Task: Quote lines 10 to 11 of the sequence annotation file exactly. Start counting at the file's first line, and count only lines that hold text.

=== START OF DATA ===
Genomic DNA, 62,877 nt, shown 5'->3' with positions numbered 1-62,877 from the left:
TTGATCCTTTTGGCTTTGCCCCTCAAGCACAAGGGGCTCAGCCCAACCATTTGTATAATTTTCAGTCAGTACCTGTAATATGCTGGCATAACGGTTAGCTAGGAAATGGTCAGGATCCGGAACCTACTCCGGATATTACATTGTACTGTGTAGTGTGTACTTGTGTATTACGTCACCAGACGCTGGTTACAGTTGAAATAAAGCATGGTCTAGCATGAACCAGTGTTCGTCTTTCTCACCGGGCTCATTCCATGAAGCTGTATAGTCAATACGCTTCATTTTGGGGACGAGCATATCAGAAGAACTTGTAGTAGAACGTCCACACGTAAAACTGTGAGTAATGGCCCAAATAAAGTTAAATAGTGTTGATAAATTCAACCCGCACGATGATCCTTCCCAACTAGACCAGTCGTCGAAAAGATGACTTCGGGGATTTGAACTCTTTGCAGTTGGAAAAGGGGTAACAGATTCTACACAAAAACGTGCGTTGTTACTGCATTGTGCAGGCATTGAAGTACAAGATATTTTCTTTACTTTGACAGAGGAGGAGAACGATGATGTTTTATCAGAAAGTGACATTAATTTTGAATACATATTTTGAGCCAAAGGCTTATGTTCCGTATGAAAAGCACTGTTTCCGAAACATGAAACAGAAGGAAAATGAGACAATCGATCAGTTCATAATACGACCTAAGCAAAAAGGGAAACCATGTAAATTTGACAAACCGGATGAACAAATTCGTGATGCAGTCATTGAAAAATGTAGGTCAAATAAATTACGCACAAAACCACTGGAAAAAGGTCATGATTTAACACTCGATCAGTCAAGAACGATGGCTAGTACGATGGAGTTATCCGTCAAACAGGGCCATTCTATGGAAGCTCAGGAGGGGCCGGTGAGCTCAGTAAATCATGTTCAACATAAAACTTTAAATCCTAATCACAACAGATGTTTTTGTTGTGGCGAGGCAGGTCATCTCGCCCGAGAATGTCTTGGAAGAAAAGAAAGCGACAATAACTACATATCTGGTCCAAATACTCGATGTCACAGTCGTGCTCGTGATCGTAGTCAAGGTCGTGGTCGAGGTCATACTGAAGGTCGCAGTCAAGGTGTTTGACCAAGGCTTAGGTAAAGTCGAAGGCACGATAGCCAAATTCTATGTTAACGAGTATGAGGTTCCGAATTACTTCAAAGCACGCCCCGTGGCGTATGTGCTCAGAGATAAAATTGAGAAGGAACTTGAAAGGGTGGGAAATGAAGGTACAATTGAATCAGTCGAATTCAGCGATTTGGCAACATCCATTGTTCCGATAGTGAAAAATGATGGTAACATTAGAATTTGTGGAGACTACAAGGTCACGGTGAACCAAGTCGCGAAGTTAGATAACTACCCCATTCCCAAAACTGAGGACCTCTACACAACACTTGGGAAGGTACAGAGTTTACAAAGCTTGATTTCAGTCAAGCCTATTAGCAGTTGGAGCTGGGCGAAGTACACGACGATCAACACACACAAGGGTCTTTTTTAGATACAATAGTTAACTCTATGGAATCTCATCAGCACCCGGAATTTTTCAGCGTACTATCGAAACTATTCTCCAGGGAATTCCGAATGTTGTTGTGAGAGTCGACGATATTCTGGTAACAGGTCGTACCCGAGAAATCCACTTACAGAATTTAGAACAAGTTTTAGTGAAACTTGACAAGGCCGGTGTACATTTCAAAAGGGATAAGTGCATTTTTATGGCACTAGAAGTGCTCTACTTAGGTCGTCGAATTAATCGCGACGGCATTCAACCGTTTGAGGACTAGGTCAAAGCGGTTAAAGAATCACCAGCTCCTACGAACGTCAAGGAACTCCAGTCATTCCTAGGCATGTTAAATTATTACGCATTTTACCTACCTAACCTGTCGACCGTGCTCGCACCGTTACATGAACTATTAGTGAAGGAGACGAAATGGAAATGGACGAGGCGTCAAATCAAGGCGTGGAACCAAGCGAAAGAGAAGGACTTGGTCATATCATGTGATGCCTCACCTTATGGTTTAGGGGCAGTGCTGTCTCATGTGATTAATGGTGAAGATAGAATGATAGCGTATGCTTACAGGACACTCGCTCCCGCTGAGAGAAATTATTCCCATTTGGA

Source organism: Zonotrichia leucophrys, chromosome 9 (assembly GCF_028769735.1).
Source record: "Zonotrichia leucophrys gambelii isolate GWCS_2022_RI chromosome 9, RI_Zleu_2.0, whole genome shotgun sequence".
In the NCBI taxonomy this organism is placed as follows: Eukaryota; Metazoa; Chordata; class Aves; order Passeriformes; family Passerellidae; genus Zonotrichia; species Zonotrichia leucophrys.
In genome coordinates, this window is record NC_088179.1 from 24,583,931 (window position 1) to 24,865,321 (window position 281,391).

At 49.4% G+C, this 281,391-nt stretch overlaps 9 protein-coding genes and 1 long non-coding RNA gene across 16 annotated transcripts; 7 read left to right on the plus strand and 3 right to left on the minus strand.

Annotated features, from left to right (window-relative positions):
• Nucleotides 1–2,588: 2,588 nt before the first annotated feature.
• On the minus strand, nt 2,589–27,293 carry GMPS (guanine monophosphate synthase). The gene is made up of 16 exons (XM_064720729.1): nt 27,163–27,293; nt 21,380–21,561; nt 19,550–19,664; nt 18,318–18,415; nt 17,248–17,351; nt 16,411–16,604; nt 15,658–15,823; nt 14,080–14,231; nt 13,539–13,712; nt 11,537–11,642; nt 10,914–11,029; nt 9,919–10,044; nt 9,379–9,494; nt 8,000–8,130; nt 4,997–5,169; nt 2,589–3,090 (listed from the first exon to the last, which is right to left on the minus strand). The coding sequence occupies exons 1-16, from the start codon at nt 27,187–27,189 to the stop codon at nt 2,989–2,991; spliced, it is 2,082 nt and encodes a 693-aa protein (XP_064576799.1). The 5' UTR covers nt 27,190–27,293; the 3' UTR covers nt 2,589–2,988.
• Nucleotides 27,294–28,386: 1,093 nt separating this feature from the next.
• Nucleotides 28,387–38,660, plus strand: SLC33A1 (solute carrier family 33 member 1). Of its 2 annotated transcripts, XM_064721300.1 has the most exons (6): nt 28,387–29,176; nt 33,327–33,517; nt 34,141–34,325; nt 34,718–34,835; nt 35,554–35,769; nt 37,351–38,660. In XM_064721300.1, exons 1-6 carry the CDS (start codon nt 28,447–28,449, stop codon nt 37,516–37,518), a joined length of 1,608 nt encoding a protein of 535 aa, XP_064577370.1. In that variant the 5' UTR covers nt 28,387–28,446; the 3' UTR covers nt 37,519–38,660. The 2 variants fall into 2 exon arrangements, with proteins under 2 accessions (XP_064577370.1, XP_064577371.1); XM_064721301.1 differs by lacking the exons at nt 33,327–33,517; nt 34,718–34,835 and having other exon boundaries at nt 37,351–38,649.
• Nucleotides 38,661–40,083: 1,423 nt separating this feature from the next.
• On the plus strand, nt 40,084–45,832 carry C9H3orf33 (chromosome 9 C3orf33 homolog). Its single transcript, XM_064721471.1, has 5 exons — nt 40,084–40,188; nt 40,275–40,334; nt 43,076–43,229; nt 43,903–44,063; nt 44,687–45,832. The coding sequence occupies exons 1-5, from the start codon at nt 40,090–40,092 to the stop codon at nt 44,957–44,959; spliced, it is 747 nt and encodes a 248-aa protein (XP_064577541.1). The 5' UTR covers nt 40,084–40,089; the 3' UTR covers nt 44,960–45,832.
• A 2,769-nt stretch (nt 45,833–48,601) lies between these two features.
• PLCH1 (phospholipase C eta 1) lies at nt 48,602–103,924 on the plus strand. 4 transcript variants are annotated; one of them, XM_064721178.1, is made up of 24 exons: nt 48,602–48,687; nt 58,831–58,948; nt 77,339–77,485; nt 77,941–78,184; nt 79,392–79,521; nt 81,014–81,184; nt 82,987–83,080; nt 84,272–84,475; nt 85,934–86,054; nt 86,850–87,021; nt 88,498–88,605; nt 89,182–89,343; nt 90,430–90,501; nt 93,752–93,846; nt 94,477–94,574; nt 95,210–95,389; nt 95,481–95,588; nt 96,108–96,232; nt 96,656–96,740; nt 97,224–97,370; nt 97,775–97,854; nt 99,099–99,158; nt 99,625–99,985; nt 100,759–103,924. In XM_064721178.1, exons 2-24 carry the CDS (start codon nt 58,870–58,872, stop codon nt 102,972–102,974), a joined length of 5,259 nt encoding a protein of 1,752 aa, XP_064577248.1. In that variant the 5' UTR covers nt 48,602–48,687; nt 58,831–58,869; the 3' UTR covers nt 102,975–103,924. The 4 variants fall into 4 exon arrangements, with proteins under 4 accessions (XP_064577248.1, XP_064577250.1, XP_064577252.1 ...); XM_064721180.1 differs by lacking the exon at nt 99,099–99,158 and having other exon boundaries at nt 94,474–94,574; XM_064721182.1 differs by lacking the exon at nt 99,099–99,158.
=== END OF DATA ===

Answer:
• On the minus strand, nt 2,589–27,293 carry GMPS (guanine monophosphate synthase). The gene is made up of 16 exons (XM_064720729.1): nt 27,163–27,293; nt 21,380–21,561; nt 19,550–19,664; nt 18,318–18,415; nt 17,248–17,351; nt 16,411–16,604; nt 15,658–15,823; nt 14,080–14,231; nt 13,539–13,712; nt 11,537–11,642; nt 10,914–11,029; nt 9,919–10,044; nt 9,379–9,494; nt 8,000–8,130; nt 4,997–5,169; nt 2,589–3,090 (listed from the first exon to the last, which is right to left on the minus strand). The coding sequence occupies exons 1-16, from the start codon at nt 27,187–27,189 to the stop codon at nt 2,989–2,991; spliced, it is 2,082 nt and encodes a 693-aa protein (XP_064576799.1). The 5' UTR covers nt 27,190–27,293; the 3' UTR covers nt 2,589–2,988.
• Nucleotides 27,294–28,386: 1,093 nt separating this feature from the next.